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Title: Structural and biophysical characterisation of the extra-cellular domains from the mammalian peptide transporters, PepT1 and PepT2
Author: Beale, John H.
ISNI:       0000 0004 5915 6480
Awarding Body: University of Oxford
Current Institution: University of Oxford
Date of Award: 2015
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PepT1 and PepT2 are integral membrane proteins which couple the uptake of di- and tri-peptides to the proton electro-chemical gradient. PepT1 is predominantly expressed in the small intestine and is the main route through which dietary protein is absorbed. PepT2 shares 46% sequence identity with PepT1 and is expressed in the kidneys, lung and central nervous system. Many commonly prescribed drugs, such as penicillin are peptide mimetics, and PepT1 and PepT2 play a direct role in their transport and pharmacokinetic properties. Recent X-ray crystal structures and functional studies of the bacterial peptide transporters have provided significant insight into the likely mechanism by which such drugs are recognised by PepT1 and PepT2. The bacterial peptide transporters share approximately 30% sequence identity within their trans-membrane domains to the mammalian PepT1 and PepT2 transporters. However, a key structural difference exists; an additional 20 kDa extra-cellular loop is inserted between trans-membrane helices 9 and 10 in the animal peptide transporters, and this loop is absent in the bacterial homologues. It was not known, prior to this thesis, if this extra-cellular loop was structured and/or integral to the transport cycle, or whether it served an additional function to assist or regulate peptide transport. To investigate the role of this domain, the crystal structures of the Mus musculus PepT1 and Rattus norvegicus PepT2 'loops' were determined to 2.10 and 2.06 Å resolution respectively. The structures indicated that the loop region in both PepT1 and PepT2 forms a bi-lobal, all β-sheet, self-contained extra-cellular domain (ECD). Despite low sequence similarity, the ECDs from PepT1 and PepT2 share a common architecture; two transthyretin-like folds connected by a flexible linker. Sequence and structural analyses have indicated that the lobe interface of MmPepTECD is maintained by two highly conserved salt bridges, whereas in RnPepT2ECD only one salt bridge is observed. Small-angle X-ray diffraction experiments indicated that the extra-cellular domains form a compact structural arrangement, although the lobe conformation of PepT2ECD was more dynamic than PepT1. Using the X-ray crystal structures of the M. musculus and R. norvegicus ECDs, and the trans-membrane domain of PepTso from Shewanella oneidensis, the first structure-based homology models of H. sapiens PepT1 and PepT2 were constructed. The hybrid models indicated that the ECD sits on top of the transporters. Two-electrode voltage clamp studies then revealed that the ECDs do not play a part in the transport mechanism of the transporter, although PepT1ECD may play a role in transporter stability. Surface plasmon resonance binding assays were performed between the ECDs and the intestinal proteases trypsin and α-chymotrypsin. An interaction between both ECDs and α-chymotrypsin was observed, although this interaction could not be saturated using this assay. Trypsin binding however, could be saturated for both MmPepT1ECD and RnPepT2ECD giving Kds of 90 ± 20 and 170 ± 30 μM. Physiologically the interaction would give trypsin a predisposition for the peptide transporter ECD; locating the protease in the vicinity of the transporter and aiding the presentation of substrate. The interaction between trypsin and PepT1ECD was explored further with a mutational analysis of potential binding residues. The results could not locate the binding site definitively, however, the work did highlight the probable binding face which is perhaps conserved between PepT1 and PepT2 ECD.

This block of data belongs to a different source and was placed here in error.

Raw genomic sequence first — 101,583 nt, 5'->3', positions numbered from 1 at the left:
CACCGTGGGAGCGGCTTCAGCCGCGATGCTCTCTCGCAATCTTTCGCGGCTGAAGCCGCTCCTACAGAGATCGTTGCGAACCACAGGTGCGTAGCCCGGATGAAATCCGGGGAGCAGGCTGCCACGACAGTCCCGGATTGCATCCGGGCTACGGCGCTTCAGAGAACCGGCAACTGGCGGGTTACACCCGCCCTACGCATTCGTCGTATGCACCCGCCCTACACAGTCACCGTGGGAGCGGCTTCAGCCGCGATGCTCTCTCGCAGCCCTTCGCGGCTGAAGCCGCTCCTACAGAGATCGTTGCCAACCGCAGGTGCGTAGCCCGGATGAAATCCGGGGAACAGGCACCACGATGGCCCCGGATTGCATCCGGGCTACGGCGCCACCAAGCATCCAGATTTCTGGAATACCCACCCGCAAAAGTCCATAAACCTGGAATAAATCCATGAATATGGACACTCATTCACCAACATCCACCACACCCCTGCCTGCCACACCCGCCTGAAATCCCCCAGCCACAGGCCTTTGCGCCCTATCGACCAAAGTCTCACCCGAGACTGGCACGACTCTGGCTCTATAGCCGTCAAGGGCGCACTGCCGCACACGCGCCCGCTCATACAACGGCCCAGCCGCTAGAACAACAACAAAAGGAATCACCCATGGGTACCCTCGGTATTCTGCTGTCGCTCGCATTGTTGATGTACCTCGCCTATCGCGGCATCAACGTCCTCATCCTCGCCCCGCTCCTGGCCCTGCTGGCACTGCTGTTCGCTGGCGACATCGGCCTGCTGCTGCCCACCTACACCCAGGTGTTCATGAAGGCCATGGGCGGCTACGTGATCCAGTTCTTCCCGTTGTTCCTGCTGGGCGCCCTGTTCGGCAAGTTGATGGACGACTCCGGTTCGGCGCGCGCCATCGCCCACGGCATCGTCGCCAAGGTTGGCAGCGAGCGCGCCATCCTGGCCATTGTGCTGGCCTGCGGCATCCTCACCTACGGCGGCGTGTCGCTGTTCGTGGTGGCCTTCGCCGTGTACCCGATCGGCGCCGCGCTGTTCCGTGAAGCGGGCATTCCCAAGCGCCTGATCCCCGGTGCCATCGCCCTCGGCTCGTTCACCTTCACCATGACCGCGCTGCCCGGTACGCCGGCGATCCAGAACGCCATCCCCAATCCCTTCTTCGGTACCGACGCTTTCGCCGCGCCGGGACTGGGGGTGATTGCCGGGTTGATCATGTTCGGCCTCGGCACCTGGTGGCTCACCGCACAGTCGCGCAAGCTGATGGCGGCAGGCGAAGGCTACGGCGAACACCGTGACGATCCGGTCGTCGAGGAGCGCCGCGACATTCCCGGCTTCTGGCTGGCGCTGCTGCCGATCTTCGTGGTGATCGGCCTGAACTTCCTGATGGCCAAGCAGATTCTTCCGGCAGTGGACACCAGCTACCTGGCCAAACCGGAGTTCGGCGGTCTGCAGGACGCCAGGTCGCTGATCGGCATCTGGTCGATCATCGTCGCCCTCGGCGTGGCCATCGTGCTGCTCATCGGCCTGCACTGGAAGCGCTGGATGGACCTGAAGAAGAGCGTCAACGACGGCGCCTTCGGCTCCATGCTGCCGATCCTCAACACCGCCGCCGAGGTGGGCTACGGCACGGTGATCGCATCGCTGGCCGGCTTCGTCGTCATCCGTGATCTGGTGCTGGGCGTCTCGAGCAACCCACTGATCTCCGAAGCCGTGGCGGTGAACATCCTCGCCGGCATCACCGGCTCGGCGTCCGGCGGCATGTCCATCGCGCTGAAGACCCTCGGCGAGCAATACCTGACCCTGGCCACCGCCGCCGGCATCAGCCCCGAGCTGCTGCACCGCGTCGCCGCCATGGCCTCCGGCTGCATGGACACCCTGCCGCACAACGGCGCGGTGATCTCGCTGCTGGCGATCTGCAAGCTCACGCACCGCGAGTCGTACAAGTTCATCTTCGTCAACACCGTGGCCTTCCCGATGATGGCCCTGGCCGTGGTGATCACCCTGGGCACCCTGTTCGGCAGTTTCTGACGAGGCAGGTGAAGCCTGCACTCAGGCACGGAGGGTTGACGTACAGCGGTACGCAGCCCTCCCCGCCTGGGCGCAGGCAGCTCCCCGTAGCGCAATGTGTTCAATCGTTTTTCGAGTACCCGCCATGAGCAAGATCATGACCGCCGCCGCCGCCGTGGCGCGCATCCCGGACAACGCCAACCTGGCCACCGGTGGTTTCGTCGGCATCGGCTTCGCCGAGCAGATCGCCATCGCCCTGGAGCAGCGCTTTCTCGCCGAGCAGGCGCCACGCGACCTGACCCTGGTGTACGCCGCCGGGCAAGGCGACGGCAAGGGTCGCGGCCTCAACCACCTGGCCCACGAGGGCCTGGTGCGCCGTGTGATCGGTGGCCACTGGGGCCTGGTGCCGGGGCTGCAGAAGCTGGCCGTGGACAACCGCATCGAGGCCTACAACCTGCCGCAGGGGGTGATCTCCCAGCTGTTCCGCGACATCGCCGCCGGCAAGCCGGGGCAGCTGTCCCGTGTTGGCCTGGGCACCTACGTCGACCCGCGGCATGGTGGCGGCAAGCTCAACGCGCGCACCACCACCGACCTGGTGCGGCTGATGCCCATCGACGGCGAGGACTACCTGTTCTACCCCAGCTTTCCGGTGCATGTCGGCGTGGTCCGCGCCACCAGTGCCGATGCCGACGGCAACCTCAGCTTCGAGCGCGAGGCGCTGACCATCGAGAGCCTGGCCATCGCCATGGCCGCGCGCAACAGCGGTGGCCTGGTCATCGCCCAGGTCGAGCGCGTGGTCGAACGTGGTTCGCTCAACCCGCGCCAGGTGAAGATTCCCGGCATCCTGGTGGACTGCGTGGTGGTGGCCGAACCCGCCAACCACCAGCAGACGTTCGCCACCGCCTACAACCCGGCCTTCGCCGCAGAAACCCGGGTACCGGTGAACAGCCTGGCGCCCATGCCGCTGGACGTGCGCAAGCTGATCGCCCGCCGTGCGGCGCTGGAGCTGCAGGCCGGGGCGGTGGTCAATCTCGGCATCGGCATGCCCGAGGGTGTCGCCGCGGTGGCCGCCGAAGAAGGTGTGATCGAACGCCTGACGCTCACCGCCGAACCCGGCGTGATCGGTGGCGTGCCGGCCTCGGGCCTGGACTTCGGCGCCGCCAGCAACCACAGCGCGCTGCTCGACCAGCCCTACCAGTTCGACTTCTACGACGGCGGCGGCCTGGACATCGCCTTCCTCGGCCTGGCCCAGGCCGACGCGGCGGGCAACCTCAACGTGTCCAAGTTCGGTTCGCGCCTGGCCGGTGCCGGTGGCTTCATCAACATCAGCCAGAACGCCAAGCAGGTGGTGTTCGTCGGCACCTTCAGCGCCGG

Supervisor: Newstead, Simon Sponsor: Medical Research Council
Qualification Name: Thesis (Ph.D.) Qualification Level: Doctoral
EThOS ID:  DOI: Not available
Keywords: Biochemistry ; Peptide transport ; extra-cellular domain ; structural biology